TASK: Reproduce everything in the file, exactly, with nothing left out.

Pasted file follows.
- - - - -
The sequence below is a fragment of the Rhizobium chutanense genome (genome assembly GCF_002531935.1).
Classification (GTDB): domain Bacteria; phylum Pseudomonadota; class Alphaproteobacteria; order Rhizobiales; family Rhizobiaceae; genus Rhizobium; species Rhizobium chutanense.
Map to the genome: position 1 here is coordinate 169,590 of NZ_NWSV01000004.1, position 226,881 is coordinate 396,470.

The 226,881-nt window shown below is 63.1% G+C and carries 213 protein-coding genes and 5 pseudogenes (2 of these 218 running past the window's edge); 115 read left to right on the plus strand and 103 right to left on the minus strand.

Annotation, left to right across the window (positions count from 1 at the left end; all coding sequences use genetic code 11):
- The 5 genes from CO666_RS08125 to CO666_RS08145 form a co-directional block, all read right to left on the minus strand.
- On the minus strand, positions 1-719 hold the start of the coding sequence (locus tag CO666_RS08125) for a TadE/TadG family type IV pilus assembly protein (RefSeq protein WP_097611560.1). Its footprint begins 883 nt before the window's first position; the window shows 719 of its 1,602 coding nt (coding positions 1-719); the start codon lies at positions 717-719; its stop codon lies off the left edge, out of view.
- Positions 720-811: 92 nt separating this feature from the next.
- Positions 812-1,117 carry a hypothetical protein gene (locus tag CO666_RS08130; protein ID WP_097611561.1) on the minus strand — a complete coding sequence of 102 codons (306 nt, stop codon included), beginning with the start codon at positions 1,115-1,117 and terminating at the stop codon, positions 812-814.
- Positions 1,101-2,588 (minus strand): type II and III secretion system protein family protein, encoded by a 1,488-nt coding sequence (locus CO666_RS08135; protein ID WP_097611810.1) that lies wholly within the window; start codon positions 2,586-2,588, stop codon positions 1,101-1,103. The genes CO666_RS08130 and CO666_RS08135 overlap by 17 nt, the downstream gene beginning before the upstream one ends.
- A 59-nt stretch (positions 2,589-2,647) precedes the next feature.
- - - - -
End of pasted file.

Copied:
The sequence below is a fragment of the Rhizobium chutanense genome (genome assembly GCF_002531935.1).
Classification (GTDB): domain Bacteria; phylum Pseudomonadota; class Alphaproteobacteria; order Rhizobiales; family Rhizobiaceae; genus Rhizobium; species Rhizobium chutanense.
Map to the genome: position 1 here is coordinate 169,590 of NZ_NWSV01000004.1, position 226,881 is coordinate 396,470.

The 226,881-nt window shown below is 63.1% G+C and carries 213 protein-coding genes and 5 pseudogenes (2 of these 218 running past the window's edge); 115 read left to right on the plus strand and 103 right to left on the minus strand.

Annotation, left to right across the window (positions count from 1 at the left end; all coding sequences use genetic code 11):
- The 5 genes from CO666_RS08125 to CO666_RS08145 form a co-directional block, all read right to left on the minus strand.
- On the minus strand, positions 1-719 hold the start of the coding sequence (locus tag CO666_RS08125) for a TadE/TadG family type IV pilus assembly protein (RefSeq protein WP_097611560.1). Its footprint begins 883 nt before the window's first position; the window shows 719 of its 1,602 coding nt (coding positions 1-719); the start codon lies at positions 717-719; its stop codon lies off the left edge, out of view.
- Positions 720-811: 92 nt separating this feature from the next.
- Positions 812-1,117 carry a hypothetical protein gene (locus tag CO666_RS08130; protein ID WP_097611561.1) on the minus strand — a complete coding sequence of 102 codons (306 nt, stop codon included), beginning with the start codon at positions 1,115-1,117 and terminating at the stop codon, positions 812-814.
- Positions 1,101-2,588 (minus strand): type II and III secretion system protein family protein, encoded by a 1,488-nt coding sequence (locus CO666_RS08135; protein ID WP_097611810.1) that lies wholly within the window; start codon positions 2,586-2,588, stop codon positions 1,101-1,103. The genes CO666_RS08130 and CO666_RS08135 overlap by 17 nt, the downstream gene beginning before the upstream one ends.
- A 59-nt stretch (positions 2,589-2,647) precedes the next feature.